Did you know babies’ cord blood contains a large amount of stems cells, of which can potentially save lives? Though there is increasing awareness1 and information about cord blood banking, many parents remain unaware of these facts.
Here are some things you should know if you or someone you know has a baby due soon.
1) Stem cells are unspecialized cells with the ability to differentiate into other cells, self-regenerate, and perpetually create more copies of themselves; they never perish when stored in optimal conditions. More specifically, cord blood stem cells are of great utility to us as they can differentiate from a stem cell to become various other cell types in the body.
2) Hence, stem cells can fight diseases, where umbilical Cord Blood has been useful in transplants for various diseases due to their potential to treat many blood & immune-related illnesses such as Leukaemia and Thalassemia, as well as a few metabolic disorders.
3) It even lowers the risk of Graft vs. Host disease (GVHD). This is a common issue that occurs when the immune cells of the recipient’s body do not recognize the donor’s cells and start attacking them, leading to failure of the transplant. Cord blood stem cells are less likely to cause GVHD as compared to bone marrow and other sources of stem cells.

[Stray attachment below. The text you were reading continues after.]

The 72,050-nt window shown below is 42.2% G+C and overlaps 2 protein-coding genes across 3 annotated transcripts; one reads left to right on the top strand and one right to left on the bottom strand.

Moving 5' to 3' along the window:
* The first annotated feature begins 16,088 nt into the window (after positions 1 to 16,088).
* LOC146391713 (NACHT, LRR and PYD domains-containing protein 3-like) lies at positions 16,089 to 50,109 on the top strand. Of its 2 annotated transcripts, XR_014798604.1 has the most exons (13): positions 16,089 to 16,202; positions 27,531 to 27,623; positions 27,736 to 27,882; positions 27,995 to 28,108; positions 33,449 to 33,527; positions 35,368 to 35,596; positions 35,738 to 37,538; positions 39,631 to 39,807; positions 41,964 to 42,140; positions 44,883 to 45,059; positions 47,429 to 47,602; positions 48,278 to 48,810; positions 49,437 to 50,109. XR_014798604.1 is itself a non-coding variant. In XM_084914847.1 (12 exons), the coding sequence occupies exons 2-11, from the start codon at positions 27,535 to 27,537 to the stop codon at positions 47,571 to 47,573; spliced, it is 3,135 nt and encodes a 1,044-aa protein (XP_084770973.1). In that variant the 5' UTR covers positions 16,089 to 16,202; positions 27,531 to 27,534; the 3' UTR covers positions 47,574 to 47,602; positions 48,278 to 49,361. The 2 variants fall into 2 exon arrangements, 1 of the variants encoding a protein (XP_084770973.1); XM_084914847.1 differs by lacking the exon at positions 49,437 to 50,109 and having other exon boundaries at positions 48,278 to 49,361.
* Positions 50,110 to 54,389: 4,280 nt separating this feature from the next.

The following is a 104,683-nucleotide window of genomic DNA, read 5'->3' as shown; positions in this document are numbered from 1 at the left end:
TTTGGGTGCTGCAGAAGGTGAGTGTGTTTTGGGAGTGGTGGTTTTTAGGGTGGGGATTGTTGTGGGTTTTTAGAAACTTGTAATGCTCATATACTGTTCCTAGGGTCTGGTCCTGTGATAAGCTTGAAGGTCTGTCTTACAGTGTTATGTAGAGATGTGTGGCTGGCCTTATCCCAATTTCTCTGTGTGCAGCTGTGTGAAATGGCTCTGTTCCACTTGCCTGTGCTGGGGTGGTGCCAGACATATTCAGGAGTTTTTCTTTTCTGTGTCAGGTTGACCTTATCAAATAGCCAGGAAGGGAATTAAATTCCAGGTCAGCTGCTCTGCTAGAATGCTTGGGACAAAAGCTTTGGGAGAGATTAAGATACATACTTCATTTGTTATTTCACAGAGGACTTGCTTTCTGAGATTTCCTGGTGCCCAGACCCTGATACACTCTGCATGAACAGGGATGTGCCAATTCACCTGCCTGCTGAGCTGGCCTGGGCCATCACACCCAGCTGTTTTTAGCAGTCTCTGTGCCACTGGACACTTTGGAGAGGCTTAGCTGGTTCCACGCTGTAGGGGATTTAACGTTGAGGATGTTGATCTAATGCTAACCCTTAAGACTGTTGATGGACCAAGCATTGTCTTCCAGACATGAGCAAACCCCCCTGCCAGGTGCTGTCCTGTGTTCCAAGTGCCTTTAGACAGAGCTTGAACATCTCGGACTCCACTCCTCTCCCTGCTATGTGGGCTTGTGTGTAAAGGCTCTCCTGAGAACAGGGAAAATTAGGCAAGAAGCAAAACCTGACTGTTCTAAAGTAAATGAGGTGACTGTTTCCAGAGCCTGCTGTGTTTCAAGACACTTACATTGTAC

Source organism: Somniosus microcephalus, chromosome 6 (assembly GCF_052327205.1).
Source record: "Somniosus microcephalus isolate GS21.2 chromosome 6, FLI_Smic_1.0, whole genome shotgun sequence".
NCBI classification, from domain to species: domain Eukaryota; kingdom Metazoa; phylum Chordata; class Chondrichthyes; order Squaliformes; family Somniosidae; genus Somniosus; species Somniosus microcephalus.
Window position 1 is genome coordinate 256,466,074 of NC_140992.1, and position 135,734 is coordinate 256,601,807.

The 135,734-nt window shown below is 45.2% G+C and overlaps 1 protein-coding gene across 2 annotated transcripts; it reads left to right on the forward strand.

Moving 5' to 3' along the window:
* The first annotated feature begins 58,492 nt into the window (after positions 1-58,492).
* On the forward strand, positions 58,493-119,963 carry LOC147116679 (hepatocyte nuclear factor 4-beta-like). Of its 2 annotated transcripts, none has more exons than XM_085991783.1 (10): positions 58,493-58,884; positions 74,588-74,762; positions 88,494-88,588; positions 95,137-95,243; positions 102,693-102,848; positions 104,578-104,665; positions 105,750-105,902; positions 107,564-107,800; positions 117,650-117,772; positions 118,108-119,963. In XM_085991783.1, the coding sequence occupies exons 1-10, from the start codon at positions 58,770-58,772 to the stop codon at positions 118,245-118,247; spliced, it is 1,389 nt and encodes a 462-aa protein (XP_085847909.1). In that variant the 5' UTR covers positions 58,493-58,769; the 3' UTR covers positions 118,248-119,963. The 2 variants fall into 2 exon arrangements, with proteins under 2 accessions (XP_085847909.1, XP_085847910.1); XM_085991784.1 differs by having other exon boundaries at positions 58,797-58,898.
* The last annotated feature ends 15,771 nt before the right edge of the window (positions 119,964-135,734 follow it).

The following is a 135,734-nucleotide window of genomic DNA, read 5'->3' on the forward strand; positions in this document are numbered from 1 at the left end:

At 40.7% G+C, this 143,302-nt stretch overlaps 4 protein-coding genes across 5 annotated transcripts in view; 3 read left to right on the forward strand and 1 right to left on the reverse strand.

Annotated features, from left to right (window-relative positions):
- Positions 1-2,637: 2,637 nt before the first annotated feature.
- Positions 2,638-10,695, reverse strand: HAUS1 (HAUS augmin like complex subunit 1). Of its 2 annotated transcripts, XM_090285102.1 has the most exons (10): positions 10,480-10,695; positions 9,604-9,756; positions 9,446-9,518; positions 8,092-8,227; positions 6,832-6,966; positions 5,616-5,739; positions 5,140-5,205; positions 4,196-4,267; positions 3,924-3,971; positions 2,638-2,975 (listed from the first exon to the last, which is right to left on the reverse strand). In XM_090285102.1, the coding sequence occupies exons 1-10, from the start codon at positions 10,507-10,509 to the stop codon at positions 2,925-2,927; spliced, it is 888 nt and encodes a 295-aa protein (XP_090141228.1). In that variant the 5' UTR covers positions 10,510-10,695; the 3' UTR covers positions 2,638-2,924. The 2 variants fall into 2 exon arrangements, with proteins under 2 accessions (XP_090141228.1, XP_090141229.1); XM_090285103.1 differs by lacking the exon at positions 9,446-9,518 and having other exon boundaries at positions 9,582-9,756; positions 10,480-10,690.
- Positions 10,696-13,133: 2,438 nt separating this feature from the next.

4) Furthermore, cord stem cells kill two birds with one stone as it can benefit your baby and relatives. Those stored in family banks can be used not only for the baby, but other family members as well, as the chances of matches could be higher versus the match using unrelated donors. This is subjective to HLA match & genetic status of the stored cord blood.
5) Cord blood collection is convenient and safe for both mother and baby. As the stem cells are from the placenta or umbilical cord, it is usually cut and separated from the baby and mother after delivery, regardless of whether the cord blood is saved or not.
Parents should still consult their doctors for advice before making a decision on what to do about their baby’s umbilical cord.
This article is sponsored by Cryoviva